leather armor, and armed with spears, axes, flails, and very few swords, they were the humble grunts who bore the brunt of battle.
But they weren't faceless. In fact, their faces could be clearly seen because they didn't wear the cumbersome and restricting closed helms of the knights. One of the most popular helmet types for the regular foot soldier was the kettle hat. You can see a few in the medieval manuscript illustration above. The most clear example is the fellow climbing the ladder to the right.
The kettle hat had a broad brim to protect from attacks from above, whether from horsemen or objects dropped from castle walls. This brim also helped protect the eyes from rain. You don't want water in your eyes when you're in hand-to-hand combat! Cheap and quick to make, the kettle hat was popular from the 11th century through the Middle Ages. It was even turned upside down and used as a cooking pot!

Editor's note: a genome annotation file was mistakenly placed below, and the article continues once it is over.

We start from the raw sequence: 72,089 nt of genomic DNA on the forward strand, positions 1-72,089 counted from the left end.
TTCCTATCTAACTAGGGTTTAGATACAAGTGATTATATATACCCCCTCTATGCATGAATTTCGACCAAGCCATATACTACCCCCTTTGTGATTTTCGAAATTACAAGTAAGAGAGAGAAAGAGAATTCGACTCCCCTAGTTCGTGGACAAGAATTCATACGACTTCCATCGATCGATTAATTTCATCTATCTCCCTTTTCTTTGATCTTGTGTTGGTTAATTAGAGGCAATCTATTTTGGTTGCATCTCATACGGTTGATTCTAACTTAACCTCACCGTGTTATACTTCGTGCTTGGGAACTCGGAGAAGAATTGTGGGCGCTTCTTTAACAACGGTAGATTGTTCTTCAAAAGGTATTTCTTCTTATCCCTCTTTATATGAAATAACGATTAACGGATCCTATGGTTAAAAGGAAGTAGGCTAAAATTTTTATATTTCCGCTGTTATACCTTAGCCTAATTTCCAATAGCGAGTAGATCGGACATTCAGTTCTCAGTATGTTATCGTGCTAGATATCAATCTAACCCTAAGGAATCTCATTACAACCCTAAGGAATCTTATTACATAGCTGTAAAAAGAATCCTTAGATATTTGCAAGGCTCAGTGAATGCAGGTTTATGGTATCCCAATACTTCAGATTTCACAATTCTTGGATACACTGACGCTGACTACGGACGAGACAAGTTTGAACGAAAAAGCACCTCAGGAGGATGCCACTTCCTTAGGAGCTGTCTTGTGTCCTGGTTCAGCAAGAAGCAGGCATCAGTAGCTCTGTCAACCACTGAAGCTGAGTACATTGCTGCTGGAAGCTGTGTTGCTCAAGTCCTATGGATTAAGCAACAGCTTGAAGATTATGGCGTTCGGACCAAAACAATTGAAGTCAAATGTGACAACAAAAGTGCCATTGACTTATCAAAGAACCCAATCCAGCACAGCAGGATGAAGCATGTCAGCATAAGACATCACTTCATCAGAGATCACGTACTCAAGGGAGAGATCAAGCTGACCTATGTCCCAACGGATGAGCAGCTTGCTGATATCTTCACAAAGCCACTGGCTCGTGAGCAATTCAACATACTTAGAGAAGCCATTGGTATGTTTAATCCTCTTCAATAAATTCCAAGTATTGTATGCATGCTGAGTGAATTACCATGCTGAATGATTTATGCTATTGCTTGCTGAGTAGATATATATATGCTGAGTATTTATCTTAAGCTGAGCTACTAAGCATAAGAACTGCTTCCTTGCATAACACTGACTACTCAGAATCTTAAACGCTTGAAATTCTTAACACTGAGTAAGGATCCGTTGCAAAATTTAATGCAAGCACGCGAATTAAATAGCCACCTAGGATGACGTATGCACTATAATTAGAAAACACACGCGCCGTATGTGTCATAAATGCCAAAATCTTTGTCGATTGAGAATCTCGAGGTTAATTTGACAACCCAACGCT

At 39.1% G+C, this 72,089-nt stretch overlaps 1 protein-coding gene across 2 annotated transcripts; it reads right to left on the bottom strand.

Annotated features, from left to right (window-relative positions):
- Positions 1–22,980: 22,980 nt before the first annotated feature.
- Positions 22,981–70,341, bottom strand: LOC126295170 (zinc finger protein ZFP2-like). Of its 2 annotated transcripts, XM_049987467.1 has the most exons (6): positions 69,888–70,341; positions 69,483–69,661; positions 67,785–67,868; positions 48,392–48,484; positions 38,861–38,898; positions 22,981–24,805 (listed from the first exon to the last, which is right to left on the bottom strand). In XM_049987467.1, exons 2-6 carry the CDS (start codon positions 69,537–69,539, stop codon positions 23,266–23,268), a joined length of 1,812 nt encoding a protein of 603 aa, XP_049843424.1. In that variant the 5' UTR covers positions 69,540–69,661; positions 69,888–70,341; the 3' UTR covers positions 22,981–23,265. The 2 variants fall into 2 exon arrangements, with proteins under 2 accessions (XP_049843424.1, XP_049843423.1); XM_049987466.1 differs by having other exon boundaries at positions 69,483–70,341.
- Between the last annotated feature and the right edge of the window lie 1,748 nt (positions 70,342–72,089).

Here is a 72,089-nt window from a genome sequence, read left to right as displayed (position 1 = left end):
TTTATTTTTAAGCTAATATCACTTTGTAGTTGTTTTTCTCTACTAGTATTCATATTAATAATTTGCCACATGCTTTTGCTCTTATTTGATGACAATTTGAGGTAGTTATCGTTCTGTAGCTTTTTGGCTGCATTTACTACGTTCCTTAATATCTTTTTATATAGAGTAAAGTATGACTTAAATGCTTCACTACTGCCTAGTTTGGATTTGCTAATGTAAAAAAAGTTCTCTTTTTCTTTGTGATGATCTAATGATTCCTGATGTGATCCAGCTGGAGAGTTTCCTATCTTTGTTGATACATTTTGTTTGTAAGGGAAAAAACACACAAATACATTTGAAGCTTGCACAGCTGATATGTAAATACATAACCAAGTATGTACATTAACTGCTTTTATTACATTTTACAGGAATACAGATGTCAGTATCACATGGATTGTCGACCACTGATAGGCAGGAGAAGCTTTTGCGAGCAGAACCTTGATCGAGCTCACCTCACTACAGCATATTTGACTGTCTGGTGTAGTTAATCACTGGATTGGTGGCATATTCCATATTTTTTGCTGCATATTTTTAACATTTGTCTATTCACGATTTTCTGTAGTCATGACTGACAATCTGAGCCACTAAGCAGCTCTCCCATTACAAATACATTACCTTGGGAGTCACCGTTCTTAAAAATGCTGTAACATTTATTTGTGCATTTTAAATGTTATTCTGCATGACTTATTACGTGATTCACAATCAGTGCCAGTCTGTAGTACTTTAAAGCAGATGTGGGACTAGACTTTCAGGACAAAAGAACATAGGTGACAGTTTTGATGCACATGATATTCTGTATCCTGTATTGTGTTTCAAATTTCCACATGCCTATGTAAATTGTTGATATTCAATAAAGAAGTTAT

The kettle hat was revived in the First World War by several armies and used by the Commonwealth forces through World War Two. Below is a postcard from World War One showing a kettle hat not much different than the Medieval type.